Learn how to prepare for an open water swimming event and discover what to expect in our introduction to open water swimming.
With no walls to push off and no sneaky breaks to be had at the end of the pool (not to mention the added element of choppy water and outside weather conditions), it’s no wonder that swimming in the open water for the first time can be daunting.
An open water swim is typically long and continuous, requiring a steady pace, good technique, and stamina to keep you going. The good news? With a little preparation and knowledge of what to expect, you feel confident and ready, whatever open water event you’ve enrolled in.
If you’re planning to use your pool time to train for your open water swim, replicate battling against open water by practicing surging. Surging requires you to swim for approximately two minutes (or a short period of time that suits you) at race speed, after which you adopt a steady pace and swim easily for the same duration of time.
Get in (and out of) your wetsuit
If you’re training for an open water event, practicing in open water and getting familiar with your wetsuit (including putting it on and taking off) can be invaluable. Wearing a wetsuit may affect your stroke and body position – practicing before your event will allow you to prepare for this and alter your stroke accordingly.
Feel the fear – and get in the water anyway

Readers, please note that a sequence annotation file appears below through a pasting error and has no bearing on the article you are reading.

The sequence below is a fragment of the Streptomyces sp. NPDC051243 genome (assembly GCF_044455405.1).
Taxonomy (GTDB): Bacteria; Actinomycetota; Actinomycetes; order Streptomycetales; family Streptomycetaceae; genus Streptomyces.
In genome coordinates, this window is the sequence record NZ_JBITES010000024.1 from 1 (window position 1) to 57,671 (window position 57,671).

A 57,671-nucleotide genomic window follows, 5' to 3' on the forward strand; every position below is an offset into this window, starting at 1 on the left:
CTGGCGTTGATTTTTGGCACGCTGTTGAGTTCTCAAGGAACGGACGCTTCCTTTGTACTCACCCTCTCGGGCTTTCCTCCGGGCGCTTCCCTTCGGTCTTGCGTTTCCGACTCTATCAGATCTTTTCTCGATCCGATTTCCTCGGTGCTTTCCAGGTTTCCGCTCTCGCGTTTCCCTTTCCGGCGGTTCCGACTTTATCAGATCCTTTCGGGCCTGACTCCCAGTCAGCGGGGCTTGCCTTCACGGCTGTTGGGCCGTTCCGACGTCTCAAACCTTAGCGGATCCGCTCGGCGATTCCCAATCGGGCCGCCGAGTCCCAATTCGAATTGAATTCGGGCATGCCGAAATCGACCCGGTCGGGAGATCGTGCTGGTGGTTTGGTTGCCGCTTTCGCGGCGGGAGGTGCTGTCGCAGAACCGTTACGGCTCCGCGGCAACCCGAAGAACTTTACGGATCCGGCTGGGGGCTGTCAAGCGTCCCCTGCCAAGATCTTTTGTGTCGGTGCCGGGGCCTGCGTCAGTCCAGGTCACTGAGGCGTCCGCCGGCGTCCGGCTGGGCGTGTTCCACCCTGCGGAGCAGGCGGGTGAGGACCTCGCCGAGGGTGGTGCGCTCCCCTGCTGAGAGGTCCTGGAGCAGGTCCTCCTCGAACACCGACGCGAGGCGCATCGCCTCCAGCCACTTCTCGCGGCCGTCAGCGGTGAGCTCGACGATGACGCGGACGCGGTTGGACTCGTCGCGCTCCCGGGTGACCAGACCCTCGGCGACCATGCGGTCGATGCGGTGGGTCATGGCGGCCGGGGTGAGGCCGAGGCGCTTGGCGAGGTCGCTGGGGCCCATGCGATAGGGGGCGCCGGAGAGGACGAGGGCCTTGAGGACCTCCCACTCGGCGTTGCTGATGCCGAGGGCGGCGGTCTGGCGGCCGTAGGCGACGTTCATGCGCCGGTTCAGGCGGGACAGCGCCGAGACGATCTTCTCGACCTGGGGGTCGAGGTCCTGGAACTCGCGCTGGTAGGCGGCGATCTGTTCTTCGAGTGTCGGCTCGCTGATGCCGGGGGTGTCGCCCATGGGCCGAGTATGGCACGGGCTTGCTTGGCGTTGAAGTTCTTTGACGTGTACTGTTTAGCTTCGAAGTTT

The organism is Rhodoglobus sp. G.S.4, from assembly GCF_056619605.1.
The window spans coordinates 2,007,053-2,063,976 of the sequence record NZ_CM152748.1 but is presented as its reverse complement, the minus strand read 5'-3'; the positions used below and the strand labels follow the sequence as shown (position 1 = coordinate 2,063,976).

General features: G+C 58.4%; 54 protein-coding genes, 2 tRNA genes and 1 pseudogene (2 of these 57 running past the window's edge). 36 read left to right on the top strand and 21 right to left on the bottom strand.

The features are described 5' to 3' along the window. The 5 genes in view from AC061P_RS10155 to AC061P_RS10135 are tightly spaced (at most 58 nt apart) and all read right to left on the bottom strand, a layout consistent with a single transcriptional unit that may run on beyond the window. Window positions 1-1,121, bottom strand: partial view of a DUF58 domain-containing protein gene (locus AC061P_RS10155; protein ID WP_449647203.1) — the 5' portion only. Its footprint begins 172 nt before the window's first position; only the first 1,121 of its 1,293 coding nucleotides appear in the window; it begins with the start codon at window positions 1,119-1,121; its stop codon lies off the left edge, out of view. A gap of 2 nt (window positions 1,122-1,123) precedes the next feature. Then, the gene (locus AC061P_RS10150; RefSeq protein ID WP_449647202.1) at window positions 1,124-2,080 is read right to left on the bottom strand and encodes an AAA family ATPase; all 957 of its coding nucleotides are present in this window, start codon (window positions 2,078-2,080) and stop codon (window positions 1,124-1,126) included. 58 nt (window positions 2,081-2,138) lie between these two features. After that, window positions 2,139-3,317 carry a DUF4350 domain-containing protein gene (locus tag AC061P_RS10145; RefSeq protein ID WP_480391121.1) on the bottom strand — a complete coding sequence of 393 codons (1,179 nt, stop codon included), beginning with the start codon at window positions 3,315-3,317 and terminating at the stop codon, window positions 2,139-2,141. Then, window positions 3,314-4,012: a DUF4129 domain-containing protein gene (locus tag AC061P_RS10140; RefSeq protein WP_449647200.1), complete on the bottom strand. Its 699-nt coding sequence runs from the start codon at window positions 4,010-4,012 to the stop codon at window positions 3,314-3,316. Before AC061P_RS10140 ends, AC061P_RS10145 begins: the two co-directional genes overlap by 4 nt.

Nothing beats actually swimming in open water to get you ready for the real deal. The more familiar you become with the open water, the less fear you’ll have. And, although it might seem tricky to find open water to get into, there are plenty of open water sessions and training lessons held across the UK, devised by experienced professionals for different levels of open water swimming skills.
Still feel the fear? Watch our helpful Speedo video to see 10K open water silver medallist, Keri-Anne Payne, talk about how to get over the fear of open water swimming.
What to expect
If you’ve entered a large open water event, expect there to be some nudging at the start (the side effect of so many bodies in one place). In our video, Keri-Anne provides some handy tips and pointers on how to get the best start in open water, including sculling.
Next step, work on your sighting skills and open water breathing technique – vital for a smooth, energy-retaining swim. Keri-Anne shares her top tips for sighting and breathing in open water, along with how to stay calm on race day, in these helpful videos.
For more swimming videos, including athlete interviews and technique demonstrations devised by our elite swim coaches, visit the Speedo UK YouTube channel.